From a broader music industry perspective, it’s certainly problematic that artists receive so little from streaming services, but that whole industry is so upside-down right now that I have no idea how one could even go about fixing it. I’m more concerned with how things like Spotify are affecting peoples’ listening habits, to be honest: it’s more about turning the “faucet-of-music” on and off as a background soundtrack, rather than digging into an album as a statement or an artist’s journey over time. In this case, I think the technology has the potential to reduce music to a more generic experience for a lot of casual listeners.


Is there a specific focus to your label as far as genres or local/regional aspect of music?

There hasn’t been a specific regional or genre direction per se, but you could say that it’s curatorially following my own listening interests in adventurous music. There is a little quirk for Tymbal, though: for a lot of albums, I pitch an idea to the artists about emphasizing some particular aspect of their work that I admire: maybe something orchestrational, conceptual, whatever. In that sense, there’s some “producer” interactions sometimes, or maybe an extension of my reviewing and deep-listening habits into asking for basically what I’d like to hear or what I think would speak to particular artists’ strengths, and perhaps that’s a little unusual for tape labels.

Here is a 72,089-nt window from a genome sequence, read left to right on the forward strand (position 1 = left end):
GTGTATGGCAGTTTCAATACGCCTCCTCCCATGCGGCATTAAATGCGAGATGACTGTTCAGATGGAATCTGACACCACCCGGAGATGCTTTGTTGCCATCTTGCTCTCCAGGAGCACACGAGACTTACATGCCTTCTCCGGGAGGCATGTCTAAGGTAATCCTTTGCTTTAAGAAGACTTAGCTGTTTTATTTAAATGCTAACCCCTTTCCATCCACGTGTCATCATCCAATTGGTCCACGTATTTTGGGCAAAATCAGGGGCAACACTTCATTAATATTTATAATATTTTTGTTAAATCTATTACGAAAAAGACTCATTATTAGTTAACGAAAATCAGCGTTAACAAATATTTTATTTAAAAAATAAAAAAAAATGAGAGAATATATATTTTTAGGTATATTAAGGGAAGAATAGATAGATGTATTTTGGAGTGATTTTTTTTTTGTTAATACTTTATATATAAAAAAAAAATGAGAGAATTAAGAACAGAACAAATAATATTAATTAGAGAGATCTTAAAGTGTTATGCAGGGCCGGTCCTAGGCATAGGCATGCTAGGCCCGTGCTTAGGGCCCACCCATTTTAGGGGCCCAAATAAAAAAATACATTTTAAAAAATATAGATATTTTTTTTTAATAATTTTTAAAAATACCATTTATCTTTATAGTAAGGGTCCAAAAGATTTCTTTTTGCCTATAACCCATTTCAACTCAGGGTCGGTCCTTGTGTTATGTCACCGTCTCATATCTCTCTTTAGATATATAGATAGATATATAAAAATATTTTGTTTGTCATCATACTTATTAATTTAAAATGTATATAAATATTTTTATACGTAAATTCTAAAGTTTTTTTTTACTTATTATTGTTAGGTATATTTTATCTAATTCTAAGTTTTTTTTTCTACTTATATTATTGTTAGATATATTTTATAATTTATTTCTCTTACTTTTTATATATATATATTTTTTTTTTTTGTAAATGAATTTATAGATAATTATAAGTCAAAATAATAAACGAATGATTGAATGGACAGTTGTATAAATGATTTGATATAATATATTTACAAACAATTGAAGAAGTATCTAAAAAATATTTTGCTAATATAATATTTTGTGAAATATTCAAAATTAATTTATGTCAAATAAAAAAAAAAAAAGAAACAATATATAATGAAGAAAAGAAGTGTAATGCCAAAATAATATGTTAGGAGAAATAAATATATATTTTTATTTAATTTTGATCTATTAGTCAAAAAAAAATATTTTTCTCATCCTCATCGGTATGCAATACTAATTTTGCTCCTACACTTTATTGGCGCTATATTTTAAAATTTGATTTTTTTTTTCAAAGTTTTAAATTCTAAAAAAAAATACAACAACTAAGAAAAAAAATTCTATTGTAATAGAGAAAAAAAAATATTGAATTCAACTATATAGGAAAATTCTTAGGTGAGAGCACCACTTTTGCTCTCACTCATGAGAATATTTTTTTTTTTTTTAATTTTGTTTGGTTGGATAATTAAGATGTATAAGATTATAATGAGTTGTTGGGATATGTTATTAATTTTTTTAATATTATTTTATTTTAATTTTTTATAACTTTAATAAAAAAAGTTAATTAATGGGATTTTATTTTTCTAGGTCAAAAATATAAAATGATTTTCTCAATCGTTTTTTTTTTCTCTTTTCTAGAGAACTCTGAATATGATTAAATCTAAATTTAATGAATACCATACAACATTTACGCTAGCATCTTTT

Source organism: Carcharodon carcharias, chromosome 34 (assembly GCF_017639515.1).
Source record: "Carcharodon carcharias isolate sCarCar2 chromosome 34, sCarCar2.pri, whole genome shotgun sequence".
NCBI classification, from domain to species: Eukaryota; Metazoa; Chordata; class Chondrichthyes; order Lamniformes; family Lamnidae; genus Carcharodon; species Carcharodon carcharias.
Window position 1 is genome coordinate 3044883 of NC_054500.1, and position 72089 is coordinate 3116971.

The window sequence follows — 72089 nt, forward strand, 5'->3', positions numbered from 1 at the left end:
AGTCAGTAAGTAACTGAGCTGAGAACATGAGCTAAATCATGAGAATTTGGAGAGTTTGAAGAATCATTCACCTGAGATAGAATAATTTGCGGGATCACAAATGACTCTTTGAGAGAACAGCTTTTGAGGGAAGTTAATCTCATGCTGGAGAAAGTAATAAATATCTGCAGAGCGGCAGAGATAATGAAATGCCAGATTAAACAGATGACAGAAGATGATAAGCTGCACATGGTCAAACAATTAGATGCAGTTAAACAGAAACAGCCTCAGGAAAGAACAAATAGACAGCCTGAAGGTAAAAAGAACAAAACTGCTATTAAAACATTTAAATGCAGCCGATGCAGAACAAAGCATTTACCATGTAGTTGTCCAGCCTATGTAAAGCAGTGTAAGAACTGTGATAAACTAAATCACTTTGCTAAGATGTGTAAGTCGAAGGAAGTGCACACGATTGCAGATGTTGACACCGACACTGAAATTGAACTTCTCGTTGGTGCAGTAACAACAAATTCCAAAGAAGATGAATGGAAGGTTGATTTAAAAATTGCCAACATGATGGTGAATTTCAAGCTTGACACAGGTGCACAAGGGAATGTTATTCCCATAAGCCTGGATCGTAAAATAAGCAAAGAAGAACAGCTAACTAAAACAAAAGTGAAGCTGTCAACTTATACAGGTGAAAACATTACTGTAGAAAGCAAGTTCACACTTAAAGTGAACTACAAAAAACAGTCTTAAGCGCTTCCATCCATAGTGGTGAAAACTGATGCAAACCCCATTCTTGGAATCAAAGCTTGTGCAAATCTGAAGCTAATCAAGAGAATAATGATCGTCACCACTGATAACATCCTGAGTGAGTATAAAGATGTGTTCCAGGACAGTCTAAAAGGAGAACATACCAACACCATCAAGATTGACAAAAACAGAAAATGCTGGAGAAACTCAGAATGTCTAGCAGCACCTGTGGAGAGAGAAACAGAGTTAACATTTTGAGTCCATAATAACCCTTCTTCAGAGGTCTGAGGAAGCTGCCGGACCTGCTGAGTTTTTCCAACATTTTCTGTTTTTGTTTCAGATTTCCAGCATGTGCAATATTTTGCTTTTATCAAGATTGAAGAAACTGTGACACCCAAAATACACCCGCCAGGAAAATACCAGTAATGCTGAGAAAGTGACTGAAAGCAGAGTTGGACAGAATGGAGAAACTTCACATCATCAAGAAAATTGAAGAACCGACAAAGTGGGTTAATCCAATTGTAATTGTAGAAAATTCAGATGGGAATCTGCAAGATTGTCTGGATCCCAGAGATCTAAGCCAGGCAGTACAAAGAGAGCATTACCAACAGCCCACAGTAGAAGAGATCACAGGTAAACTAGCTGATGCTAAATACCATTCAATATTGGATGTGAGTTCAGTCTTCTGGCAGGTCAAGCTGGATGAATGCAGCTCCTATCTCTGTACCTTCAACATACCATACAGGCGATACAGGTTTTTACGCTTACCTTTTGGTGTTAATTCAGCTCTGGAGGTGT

Do you believe that music could bring social change?

I spend an inordinate amount of time ruminating about society, technology, and social change, and I have for 20+ years. Briefly put, I absolutely think that music is part of social change, but I think some context is in order: I guess I fall into that “Xennial” sub-generation, with a solid footing in both pre- and post-Internet worlds, and as a result I tend to view social issues through a lens of technology, extrapolating some of the ideas pitched in the TV-dominant era by folks like Neil Postman and Marshall McLuhan.